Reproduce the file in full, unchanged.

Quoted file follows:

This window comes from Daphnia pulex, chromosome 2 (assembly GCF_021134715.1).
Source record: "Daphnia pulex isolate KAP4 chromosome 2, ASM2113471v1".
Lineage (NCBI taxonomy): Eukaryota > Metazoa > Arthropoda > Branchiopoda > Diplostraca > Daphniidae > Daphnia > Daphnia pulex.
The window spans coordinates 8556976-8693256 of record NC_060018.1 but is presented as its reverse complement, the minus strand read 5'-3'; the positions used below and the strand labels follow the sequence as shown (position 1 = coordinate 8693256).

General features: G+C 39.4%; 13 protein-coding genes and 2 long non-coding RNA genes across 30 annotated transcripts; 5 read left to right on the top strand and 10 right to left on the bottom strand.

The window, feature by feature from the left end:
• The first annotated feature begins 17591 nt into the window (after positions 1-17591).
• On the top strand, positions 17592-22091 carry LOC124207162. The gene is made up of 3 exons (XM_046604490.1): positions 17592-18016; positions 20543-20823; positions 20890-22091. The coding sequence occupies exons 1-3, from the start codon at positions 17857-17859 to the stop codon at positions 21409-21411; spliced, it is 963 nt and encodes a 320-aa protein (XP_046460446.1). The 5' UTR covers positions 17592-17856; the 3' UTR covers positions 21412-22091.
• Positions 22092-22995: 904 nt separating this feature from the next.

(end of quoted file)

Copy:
This window comes from Daphnia pulex, chromosome 2 (assembly GCF_021134715.1).
Source record: "Daphnia pulex isolate KAP4 chromosome 2, ASM2113471v1".
Lineage (NCBI taxonomy): Eukaryota > Metazoa > Arthropoda > Branchiopoda > Diplostraca > Daphniidae > Daphnia > Daphnia pulex.
The window spans coordinates 8556976-8693256 of record NC_060018.1 but is presented as its reverse complement, the minus strand read 5'-3'; the positions used below and the strand labels follow the sequence as shown (position 1 = coordinate 8693256).

General features: G+C 39.4%; 13 protein-coding genes and 2 long non-coding RNA genes across 30 annotated transcripts; 5 read left to right on the top strand and 10 right to left on the bottom strand.

The window, feature by feature from the left end:
• The first annotated feature begins 17591 nt into the window (after positions 1-17591).
• On the top strand, positions 17592-22091 carry LOC124207162. The gene is made up of 3 exons (XM_046604490.1): positions 17592-18016; positions 20543-20823; positions 20890-22091. The coding sequence occupies exons 1-3, from the start codon at positions 17857-17859 to the stop codon at positions 21409-21411; spliced, it is 963 nt and encodes a 320-aa protein (XP_046460446.1). The 5' UTR covers positions 17592-17856; the 3' UTR covers positions 21412-22091.
• Positions 22092-22995: 904 nt separating this feature from the next.